Monday, December 19, 2016

(SCA) Period Buttonholes, the Class Handout

Buttonhole construction for All; Medieval and Elizabethan Buttonholes 

Photograph by Halfdan "Twobears" Ozurson of the Buttonhole class at Selviergard Yule.
Essentially, the way it works is that the construction and form of buttonholes has changed a fair amount since they show up in the early 1300s. Happily, the changes are actually linear for once—you can easily see the evolution from the original, fairly rough examples, to the modern keyhole buttonhole. However, since this is an SCA class, I will only cover the evolution through around 1600.

They can basically be broken down into two parts, as you might guess; Medieval, and Elizabethan. I could probably add Late Medieval/Early Renaissance (1400s) in there as well, but since it is firmly between the other two in style and construction, I doubt I need to. Both styles are worked with a buttonhole stitch—not ever a blanket stitch--, which you hopefully know how to do; if not, you’ll learn.  All period buttonholes are worked perpendicular to the edge of the material, and fairly close to the edge.


Yours Truly, discussing the topic.  Photograph by Halfdan "Twobears" Ozurson

Medieval:

· Layers are just the single layer of wool, supported by a linen or fine silk facing on the wrong side of the opening, and perhaps your lining material. It’s unknown whether the lining goes to the edge, or is sewn to the facing as in later garments.

· Buttonholes are just barely large enough to fit the button through; some of the London examples are only 6-7mm long! [Crowfoot. pp. 171]

Figure 135, Crowfoot
· The stitching is worked from the wrong side and with the needle coming up through the slit for at least the first 60-70 years of the 14th century. At which point it gradually changes to the more familiar “Work from the right side, coming up through the cloth.” This would be the Late medieval style. I believe that both were in use at the same time at the end of the 14th century, gradually changing to the Later style in the 15th century.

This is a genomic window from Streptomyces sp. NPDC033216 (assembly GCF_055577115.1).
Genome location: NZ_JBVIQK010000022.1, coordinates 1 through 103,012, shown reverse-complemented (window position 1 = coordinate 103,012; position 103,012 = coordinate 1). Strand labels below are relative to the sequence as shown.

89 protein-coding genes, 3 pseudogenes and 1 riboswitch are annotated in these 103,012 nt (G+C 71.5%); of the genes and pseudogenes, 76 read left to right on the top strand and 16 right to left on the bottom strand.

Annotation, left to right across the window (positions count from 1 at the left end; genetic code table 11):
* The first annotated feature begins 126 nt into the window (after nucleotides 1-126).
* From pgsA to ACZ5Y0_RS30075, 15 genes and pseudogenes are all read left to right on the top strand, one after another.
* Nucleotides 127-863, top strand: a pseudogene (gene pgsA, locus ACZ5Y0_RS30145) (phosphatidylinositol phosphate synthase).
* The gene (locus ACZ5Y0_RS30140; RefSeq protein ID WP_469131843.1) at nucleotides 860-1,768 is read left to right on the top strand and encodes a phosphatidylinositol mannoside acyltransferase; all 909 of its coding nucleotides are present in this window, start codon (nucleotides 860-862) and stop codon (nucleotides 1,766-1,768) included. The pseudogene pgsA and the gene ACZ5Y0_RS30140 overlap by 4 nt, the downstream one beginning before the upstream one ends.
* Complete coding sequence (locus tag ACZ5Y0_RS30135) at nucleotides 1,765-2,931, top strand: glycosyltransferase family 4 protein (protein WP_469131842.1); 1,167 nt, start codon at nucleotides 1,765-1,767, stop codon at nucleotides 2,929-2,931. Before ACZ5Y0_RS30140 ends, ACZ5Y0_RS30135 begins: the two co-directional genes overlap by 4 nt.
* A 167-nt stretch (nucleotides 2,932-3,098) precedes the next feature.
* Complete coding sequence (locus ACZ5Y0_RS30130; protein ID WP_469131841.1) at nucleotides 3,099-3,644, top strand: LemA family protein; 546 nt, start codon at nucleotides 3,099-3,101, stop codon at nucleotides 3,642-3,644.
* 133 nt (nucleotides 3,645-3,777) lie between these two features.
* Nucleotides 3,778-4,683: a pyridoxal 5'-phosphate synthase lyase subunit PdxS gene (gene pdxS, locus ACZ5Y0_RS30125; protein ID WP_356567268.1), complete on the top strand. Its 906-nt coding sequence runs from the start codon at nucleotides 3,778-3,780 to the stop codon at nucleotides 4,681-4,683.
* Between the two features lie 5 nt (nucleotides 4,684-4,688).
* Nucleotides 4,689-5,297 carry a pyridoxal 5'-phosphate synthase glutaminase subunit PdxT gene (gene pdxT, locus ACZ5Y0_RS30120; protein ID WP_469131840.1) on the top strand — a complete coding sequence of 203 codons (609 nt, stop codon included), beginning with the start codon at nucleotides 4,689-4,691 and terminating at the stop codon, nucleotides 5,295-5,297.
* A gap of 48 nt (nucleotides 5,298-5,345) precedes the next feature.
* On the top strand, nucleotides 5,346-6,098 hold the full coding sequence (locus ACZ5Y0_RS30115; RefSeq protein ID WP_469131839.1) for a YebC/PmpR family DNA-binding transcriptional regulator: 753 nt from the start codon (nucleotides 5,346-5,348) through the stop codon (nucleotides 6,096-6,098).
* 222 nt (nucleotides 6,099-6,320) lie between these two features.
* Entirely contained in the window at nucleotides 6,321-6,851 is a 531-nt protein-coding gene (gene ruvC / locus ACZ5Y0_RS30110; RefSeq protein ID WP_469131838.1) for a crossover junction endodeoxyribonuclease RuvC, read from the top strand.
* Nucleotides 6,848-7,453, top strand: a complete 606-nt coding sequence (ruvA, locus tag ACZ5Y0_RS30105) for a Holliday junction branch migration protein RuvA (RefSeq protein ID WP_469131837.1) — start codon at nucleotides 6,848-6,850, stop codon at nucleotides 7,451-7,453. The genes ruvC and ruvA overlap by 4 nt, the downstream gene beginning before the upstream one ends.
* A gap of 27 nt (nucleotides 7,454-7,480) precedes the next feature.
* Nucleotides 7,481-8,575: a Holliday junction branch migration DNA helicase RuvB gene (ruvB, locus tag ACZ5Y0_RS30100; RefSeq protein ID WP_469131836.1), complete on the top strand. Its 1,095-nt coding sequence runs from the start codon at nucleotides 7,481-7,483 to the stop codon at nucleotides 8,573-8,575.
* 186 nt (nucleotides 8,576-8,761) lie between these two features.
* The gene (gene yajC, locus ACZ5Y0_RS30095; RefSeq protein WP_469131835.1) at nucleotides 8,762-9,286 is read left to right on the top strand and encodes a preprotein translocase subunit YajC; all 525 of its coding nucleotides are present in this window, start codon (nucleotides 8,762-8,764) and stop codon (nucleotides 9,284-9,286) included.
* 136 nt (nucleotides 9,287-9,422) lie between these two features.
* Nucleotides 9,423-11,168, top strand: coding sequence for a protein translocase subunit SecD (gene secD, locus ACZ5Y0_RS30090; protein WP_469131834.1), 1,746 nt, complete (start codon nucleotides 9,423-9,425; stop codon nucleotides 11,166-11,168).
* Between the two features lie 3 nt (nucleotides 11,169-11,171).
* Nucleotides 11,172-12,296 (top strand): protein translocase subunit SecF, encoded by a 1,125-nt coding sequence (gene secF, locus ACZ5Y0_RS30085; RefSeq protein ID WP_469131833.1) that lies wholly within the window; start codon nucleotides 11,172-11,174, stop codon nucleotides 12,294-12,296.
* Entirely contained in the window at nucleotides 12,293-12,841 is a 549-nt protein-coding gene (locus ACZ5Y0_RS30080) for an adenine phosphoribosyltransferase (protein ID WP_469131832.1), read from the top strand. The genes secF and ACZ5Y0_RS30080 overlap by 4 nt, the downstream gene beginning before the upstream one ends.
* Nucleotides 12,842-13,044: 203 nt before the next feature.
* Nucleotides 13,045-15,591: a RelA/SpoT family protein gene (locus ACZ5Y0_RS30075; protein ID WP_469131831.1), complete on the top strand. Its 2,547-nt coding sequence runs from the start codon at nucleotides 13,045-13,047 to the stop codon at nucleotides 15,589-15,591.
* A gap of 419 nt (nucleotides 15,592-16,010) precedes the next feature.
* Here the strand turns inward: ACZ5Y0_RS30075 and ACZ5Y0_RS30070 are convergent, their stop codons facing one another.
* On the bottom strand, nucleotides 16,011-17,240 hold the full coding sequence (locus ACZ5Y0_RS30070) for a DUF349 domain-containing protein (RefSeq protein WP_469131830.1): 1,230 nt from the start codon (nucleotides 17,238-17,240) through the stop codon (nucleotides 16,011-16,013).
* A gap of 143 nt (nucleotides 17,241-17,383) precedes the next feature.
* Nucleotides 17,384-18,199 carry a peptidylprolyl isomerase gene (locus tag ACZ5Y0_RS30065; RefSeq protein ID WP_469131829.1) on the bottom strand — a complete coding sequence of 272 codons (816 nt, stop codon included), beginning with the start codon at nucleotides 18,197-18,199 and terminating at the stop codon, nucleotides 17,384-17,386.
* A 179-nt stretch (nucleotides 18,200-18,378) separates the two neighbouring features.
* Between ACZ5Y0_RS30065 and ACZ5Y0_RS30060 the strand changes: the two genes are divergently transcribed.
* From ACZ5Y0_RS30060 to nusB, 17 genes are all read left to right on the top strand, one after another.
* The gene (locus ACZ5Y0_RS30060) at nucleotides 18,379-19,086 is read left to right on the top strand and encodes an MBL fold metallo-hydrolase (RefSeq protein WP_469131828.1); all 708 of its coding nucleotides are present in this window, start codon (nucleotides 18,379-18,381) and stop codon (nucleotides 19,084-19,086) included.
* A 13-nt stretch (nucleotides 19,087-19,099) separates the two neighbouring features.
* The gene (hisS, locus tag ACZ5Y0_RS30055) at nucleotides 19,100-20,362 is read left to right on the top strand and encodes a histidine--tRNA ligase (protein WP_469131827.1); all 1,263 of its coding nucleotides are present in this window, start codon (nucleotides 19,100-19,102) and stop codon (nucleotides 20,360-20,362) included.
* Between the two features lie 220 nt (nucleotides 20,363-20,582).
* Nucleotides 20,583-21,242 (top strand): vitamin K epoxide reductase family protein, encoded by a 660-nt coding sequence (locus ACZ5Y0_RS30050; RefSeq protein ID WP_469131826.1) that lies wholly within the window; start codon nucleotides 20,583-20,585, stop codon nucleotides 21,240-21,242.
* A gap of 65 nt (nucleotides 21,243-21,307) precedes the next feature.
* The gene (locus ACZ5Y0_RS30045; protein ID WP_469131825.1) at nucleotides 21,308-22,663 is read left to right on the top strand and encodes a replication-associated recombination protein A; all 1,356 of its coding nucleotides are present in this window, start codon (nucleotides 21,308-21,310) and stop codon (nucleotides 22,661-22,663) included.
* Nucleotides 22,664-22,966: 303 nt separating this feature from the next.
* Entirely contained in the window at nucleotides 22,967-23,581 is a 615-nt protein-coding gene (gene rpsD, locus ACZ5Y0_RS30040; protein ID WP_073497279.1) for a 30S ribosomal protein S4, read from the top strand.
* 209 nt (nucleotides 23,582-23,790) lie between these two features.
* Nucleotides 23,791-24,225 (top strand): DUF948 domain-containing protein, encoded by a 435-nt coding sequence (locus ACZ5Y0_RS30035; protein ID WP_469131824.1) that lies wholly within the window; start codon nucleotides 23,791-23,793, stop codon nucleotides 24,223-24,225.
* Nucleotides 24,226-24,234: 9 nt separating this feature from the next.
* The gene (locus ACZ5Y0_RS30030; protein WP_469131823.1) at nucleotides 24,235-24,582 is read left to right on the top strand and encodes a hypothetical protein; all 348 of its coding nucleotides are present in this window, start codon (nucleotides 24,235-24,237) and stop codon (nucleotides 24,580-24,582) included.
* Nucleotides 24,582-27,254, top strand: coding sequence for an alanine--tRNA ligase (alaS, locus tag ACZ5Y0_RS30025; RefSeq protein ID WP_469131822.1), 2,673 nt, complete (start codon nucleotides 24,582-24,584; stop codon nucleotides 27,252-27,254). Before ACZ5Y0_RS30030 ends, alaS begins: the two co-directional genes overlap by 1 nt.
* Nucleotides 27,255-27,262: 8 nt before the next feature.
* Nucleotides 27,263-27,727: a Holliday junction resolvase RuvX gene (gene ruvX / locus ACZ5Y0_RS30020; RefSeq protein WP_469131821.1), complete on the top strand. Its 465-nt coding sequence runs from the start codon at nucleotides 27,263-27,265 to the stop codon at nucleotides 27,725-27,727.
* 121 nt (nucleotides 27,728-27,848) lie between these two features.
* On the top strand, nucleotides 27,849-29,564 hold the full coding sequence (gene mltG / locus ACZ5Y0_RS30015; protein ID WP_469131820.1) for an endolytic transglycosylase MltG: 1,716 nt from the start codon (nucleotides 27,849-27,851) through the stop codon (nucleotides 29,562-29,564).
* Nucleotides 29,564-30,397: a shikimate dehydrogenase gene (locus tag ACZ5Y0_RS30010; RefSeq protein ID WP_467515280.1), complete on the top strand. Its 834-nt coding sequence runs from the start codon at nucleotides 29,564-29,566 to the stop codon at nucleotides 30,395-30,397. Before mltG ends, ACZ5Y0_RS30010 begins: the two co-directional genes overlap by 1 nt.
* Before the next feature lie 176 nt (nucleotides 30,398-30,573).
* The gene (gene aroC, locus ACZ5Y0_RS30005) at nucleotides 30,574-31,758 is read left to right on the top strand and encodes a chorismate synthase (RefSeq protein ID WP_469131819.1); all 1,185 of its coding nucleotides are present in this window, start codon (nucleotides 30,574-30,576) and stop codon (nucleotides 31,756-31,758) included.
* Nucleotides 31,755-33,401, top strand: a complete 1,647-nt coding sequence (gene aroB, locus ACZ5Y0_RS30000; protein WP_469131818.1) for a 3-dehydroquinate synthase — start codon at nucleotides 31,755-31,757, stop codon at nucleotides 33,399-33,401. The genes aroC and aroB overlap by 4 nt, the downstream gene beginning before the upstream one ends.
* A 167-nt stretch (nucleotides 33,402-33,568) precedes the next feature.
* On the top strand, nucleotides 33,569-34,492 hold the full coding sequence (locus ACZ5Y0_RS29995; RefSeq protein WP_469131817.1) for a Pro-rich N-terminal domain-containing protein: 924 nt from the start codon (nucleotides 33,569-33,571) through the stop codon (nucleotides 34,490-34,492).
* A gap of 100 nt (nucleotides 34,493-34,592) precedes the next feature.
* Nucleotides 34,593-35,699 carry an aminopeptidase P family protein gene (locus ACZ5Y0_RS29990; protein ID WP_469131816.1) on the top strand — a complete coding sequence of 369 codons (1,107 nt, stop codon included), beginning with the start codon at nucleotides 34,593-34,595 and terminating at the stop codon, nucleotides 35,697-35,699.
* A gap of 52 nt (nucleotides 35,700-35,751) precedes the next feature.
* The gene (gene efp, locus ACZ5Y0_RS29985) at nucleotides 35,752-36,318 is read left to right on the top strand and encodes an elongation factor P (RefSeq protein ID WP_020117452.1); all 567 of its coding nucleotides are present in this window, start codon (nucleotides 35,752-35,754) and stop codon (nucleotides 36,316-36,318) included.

Charles VI, from the La Cotte Simple paper.  This would be the Late Medieval buttonhole.
· Because of the direction and side it’s worked from the early medieval buttonholes are angled; very little shows on the right side of the fabric, which would normally be a fulled wool.

· The threads are not packed extremely tight, but may have narrow gaps (.5mm) [Crowfoot. Pp 171]. More loosely woven fabric requires closer stitches.

Figure 142, Crowfoot
· Thread was usually silk, not super fine in comparison to the buttonhole length, but still thinner than no 5 floss. It really varies. Wool or linen threads may be other options--I have used both; wool isn’t particularly strong, and there isn’t much evidence for either of them, although the linen thread usually would have rotted.

· There are no signs of finishing or bar tacks on the ends, and the thread was often run from one hole to the next.
Malatesa Farsetto--late 15th century.
And for the general instructions; I do recommend the La Cotte Simple tutorials for the photos.
To work the buttonhole, first baste around where you will be cutting. You can get away without doing so if you are only working through two layers, but more than that I recommend the basting.

Cut your buttonhole, either with shears or a chisel.  Using a chisel will give the neatest results, especially when you are making the tiny buttonholes for sleeves.  Then work the stitches with the slit horizontally in front of you, going right to left with a counterclockwise wrap to form the perl if you are right handed; left to right and clockwise for lefties.  Remember that the needle is going down through the fabric from the wrong side at an angle, and coming up through the slit.


Elizabethan:

· At this point, you are working through the fashion fabric, any underlayers for pinking, the heavy linen interlining, probably an extra layer of canvas to help support the edges, and an additional layer of fashion fabric as a facing. As you might guess, that makes cutting the holes difficult unless you use a chisel.
PoF, Fig. 120
· The buttonholes are now uniformly worked from the right side, with the needle coming up through the layers, and are about equal in width on the wrong side. Like the Medieval buttonholes, they aren’t much larger than needed to fit the button through.

· Thread was almost always silk, although that may be in part due to it being the upper class garments which survived. The weight could vary, from fairly fine and tightly packed, to fairly coarse and not as neatly packed.

· Some attempt is usually made to keep the perl on the outside (right-side) edge of the slit, rather than on the inside of the slit. The perl is also usually distinct.

· The overall shape is quite rectangular.


Kurornat von Christian I, 1590.  Note the eyelet construction as well! Source.